This new, permanent exhibit examines the Cognitive Revolution from a Harvard perspective. By the middle of the 20th century, psychology was no longer the “science of mental life,” as William James had called it, but the “science of behavior.” But in the postwar years, new ideas from linguistics, computation, and information theory overturned this world view and led to a rediscovery of the mind. The turning point was 1956, when three epochal publications by researchers with Harvard ties forever changed the field: George Miller’s The Magical Number Seven Plus or Minus Two, Jerome Bruner’s A Study of Thinking, and Noam Chomsky’s Three Models for the Description of Language, based on work he did as a Junior Fellow before his move to MIT the year before. Soon Miller and Bruner would set up the Harvard Center for Cognitive Studies, a hothouse for new ideas whose alumni went on to found cognitive science programs all over the world.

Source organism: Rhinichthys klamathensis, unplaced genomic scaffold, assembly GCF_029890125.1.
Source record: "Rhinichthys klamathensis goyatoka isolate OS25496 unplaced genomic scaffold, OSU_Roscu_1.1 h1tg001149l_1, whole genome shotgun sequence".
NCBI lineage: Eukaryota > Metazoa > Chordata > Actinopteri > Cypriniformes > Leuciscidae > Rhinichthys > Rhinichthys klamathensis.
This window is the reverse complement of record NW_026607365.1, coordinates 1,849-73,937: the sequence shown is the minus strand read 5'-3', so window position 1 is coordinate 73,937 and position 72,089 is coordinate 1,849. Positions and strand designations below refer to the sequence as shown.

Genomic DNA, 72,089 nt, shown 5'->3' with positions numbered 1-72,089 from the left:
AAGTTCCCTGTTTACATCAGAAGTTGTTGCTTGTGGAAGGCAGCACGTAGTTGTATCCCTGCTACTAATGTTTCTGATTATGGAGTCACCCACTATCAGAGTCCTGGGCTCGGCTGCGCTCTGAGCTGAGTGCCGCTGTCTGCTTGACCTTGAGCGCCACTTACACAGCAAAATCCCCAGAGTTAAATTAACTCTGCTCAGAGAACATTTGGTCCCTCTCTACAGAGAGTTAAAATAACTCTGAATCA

The opening of the exhibit was accompanied by a major public symposium, “The Cognitive Revolution at Fifty, Plus or Minus One: A Conversation with Jerome Bruner, Susan Carey, Noam Chomsky, and George Miller, moderated by Steven Pinker."
Co-curated with Steven Pinker and Jamie Cohen-Cole.